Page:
Something big has been left out of the great national debate over privatization of Social Security. Most Americans don’t realize that Social Security is more than a retirement program; it is also an insurance program for workers who become disabled before they retire.
The privatizers have painted a rosy picture of young Americans riding a bull market to a bountiful retirement. But what about the nearly 7 million workers with disabilities and their dependents who currently rely on Social Security disability benefits, often for 100 percent of their income? And what about the three in 10 now-young Americans who will become disabled at some point in their life? Under privatization, will their disability benefits be slashed by the same 30 percent to 50 percent as retirement benefits, pushing them below the poverty level?
The privatizers are not the only ones dodging these momentous questions. President Bush’s Commission to Strengthen Social Security devoted just two pages in its 256-page final report to the topic of disability benefits, despite the fact these payments account for 17 percent of all Social Security expenditures. The commission urged the president to initiate a “separate policy development process” to address the disability program, but he opted not to touch this hot potato.
The problem is that all the commission’s budget projections assume that disability benefits will be cut the same as retirement benefits. In the commission’s final report, according to the Associated Press, “disability benefits get reduced along with retiree benefits, in some cases up to 46 percent. The cuts were used to make the plan’s finances add up in the report.”
In short, if disability benefits do not get cut, the transition costs of Social Security privatization – already estimated at $4.5 trillion over 20 years – become even more prohibitive.
Right now, Social Security disability insurance – financed by a 1.8 percent payroll tax – is not just a crucial strand in the safety net, it is also a terrific deal for American workers. In fact, disability insurance, at any price, is not widely available in the private marketplace, especially to blue-collar workers. With Social Security disability insurance, all are covered. Some experts estimate that the price of private long-term disability insurance would be at four to five times higher than the percent of payroll taxes that now goes to disability insurance.
At a public forum last month, a woman asked President Bush what would happen to the disability benefits of her 35-year-old daughter. He replied that her benefits would not be affected, because his proposal was focused strictly on the retirement component of Social Security.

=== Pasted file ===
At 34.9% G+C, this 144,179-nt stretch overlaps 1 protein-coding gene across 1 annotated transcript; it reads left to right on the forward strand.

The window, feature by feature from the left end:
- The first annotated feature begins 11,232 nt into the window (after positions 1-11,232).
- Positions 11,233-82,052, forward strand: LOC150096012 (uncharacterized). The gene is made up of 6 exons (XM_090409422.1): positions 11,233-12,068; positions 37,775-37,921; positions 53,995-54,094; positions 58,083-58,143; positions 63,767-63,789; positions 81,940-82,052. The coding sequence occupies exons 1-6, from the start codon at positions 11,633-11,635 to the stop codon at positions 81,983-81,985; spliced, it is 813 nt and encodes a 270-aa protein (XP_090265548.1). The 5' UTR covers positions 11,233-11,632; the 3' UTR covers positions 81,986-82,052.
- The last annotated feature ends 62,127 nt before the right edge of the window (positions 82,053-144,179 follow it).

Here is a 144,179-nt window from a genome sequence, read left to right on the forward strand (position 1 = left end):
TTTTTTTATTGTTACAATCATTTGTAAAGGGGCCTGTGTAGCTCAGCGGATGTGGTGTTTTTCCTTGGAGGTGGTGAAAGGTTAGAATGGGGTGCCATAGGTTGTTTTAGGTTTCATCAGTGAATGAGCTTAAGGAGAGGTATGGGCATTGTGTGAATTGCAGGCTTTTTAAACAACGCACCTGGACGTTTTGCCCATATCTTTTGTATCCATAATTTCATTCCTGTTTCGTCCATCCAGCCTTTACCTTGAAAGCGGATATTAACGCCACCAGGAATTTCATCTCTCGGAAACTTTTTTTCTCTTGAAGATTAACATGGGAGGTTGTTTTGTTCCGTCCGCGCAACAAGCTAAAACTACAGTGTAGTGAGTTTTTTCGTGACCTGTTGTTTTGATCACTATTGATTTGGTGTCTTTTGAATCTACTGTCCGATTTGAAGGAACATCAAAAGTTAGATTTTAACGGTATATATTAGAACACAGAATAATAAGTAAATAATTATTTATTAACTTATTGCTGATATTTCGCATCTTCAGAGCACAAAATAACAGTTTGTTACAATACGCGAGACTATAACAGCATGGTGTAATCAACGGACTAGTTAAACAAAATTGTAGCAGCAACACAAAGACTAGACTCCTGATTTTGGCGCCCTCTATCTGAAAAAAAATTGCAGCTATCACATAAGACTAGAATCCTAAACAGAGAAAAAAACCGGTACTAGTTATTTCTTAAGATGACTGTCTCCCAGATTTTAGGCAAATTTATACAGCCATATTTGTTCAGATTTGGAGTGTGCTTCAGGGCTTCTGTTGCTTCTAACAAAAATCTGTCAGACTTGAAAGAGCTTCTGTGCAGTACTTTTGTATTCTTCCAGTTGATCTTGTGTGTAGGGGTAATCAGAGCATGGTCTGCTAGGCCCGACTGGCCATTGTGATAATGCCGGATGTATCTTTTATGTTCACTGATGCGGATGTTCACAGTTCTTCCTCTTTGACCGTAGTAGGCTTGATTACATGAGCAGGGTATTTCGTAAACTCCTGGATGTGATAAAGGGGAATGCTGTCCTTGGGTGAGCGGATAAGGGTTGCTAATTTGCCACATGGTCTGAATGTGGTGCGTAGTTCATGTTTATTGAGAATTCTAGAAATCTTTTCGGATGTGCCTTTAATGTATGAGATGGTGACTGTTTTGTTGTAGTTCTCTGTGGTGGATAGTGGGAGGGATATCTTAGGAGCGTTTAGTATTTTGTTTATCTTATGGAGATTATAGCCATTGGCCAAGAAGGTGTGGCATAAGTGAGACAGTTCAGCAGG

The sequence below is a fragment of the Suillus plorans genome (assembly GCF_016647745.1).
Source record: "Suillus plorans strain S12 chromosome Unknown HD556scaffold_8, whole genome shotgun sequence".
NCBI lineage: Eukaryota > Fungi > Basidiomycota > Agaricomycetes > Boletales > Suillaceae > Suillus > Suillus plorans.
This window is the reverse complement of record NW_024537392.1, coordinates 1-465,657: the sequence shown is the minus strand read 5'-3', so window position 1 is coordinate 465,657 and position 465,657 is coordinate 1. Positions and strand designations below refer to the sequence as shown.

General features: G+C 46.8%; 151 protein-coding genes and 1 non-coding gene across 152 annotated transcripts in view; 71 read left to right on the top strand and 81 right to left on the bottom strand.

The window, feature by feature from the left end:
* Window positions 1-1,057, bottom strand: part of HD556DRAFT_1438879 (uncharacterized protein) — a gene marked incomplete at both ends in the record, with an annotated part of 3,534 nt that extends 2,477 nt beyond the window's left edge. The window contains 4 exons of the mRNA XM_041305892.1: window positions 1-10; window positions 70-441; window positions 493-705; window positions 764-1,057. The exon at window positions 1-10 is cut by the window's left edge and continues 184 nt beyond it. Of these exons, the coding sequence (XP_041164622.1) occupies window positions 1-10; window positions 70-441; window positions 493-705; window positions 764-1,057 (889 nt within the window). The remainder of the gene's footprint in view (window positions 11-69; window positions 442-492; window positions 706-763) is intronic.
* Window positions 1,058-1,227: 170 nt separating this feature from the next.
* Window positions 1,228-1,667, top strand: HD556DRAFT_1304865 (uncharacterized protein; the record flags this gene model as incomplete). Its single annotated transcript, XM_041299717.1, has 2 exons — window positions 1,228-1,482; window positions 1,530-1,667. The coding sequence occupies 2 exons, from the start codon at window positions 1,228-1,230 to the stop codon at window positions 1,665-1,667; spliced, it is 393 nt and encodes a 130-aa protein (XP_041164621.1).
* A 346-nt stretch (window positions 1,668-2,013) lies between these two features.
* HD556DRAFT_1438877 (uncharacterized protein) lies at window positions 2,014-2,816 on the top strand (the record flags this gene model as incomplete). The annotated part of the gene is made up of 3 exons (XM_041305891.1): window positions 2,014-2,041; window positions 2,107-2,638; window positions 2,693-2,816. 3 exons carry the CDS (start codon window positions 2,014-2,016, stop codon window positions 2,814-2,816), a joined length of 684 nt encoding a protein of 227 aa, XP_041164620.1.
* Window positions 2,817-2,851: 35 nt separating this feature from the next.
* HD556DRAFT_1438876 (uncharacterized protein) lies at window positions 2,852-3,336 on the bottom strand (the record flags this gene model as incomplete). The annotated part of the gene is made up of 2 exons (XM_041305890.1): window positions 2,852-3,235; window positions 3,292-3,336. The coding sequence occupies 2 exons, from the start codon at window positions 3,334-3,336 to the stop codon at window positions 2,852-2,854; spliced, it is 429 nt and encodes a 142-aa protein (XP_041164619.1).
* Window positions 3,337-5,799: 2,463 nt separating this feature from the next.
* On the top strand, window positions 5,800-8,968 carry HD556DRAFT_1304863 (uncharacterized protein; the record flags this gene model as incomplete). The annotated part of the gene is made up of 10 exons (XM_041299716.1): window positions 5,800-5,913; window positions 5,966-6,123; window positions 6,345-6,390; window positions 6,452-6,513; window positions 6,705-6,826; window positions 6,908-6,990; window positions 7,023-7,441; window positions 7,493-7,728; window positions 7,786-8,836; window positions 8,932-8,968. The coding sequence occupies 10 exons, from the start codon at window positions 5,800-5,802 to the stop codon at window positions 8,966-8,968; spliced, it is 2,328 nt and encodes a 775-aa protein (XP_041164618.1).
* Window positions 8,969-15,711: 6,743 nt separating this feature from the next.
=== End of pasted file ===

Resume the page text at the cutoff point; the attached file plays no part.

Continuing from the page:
I appreciate the president’s instinct to reassure an anxious mother, but I question whether he has fully thought through the implications of his plan. Currently, the disability and retirement programs in Social Security are closely linked, and both use the same formula for calculating benefits. Separating the programs and applying different formulas creates problems that could break the back of any privatization plan.
Currently, people receiving Social Security disability benefits switch over to Social Security retirement benefits when they reach age 67. The switch is seamless because benefits in the two programs are the same. But what happens when retirement benefits have been cut by 30 percent to 50 percent under privatization? Will people with disabilities be held harmless? If so, where is the plan to make this possible?
In his new budget proposal, the president has called for $60 billion in cuts to Medicaid, a vital lifeline to low-income people with disabilities. If we borrow trillions of dollars to finance Social Security private accounts, won’t this create fierce new pressures to slash programs – such as Medicare, Medicaid and housing vouchers – that people with disabilities rely on?
Cuts in disability benefits would be a catastrophe for millions of people – young and old – with disabilities. Before the debate over Social Security privatization goes any further, the president needs to provide concrete details to back up his verbal commitment to leave the disability program intact, and to hold its beneficiaries harmless.
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